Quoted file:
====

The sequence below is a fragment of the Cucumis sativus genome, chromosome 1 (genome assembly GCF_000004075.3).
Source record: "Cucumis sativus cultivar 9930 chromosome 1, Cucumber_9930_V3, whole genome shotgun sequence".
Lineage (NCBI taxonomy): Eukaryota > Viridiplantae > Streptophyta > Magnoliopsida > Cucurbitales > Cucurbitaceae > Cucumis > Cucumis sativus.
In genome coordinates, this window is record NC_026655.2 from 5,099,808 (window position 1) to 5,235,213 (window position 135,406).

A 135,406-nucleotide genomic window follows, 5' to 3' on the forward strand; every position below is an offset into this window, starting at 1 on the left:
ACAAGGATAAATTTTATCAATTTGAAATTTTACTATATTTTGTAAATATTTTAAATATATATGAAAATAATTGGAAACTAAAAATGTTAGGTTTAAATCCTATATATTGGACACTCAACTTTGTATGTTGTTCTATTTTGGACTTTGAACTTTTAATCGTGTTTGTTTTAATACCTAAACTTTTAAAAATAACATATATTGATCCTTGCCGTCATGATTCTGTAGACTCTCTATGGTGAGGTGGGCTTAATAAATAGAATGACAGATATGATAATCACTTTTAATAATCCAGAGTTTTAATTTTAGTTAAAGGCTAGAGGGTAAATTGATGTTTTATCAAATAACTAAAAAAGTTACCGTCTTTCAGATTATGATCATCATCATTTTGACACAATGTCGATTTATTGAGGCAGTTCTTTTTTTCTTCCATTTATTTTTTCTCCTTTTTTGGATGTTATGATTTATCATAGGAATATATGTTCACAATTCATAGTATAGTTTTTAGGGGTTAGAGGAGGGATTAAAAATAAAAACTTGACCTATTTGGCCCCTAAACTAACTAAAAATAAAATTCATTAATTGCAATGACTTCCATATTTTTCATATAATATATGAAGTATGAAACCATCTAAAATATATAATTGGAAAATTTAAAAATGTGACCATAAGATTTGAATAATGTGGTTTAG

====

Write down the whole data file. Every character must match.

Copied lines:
The sequence below is a fragment of the Cucumis sativus genome, chromosome 1 (genome assembly GCF_000004075.3).
Source record: "Cucumis sativus cultivar 9930 chromosome 1, Cucumber_9930_V3, whole genome shotgun sequence".
Lineage (NCBI taxonomy): Eukaryota > Viridiplantae > Streptophyta > Magnoliopsida > Cucurbitales > Cucurbitaceae > Cucumis > Cucumis sativus.
In genome coordinates, this window is record NC_026655.2 from 5,099,808 (window position 1) to 5,235,213 (window position 135,406).

A 135,406-nucleotide genomic window follows, 5' to 3' on the forward strand; every position below is an offset into this window, starting at 1 on the left:
ACAAGGATAAATTTTATCAATTTGAAATTTTACTATATTTTGTAAATATTTTAAATATATATGAAAATAATTGGAAACTAAAAATGTTAGGTTTAAATCCTATATATTGGACACTCAACTTTGTATGTTGTTCTATTTTGGACTTTGAACTTTTAATCGTGTTTGTTTTAATACCTAAACTTTTAAAAATAACATATATTGATCCTTGCCGTCATGATTCTGTAGACTCTCTATGGTGAGGTGGGCTTAATAAATAGAATGACAGATATGATAATCACTTTTAATAATCCAGAGTTTTAATTTTAGTTAAAGGCTAGAGGGTAAATTGATGTTTTATCAAATAACTAAAAAAGTTACCGTCTTTCAGATTATGATCATCATCATTTTGACACAATGTCGATTTATTGAGGCAGTTCTTTTTTTCTTCCATTTATTTTTTCTCCTTTTTTGGATGTTATGATTTATCATAGGAATATATGTTCACAATTCATAGTATAGTTTTTAGGGGTTAGAGGAGGGATTAAAAATAAAAACTTGACCTATTTGGCCCCTAAACTAACTAAAAATAAAATTCATTAATTGCAATGACTTCCATATTTTTCATATAATATATGAAGTATGAAACCATCTAAAATATATAATTGGAAAATTTAAAAATGTGACCATAAGATTTGAATAATGTGGTTTAG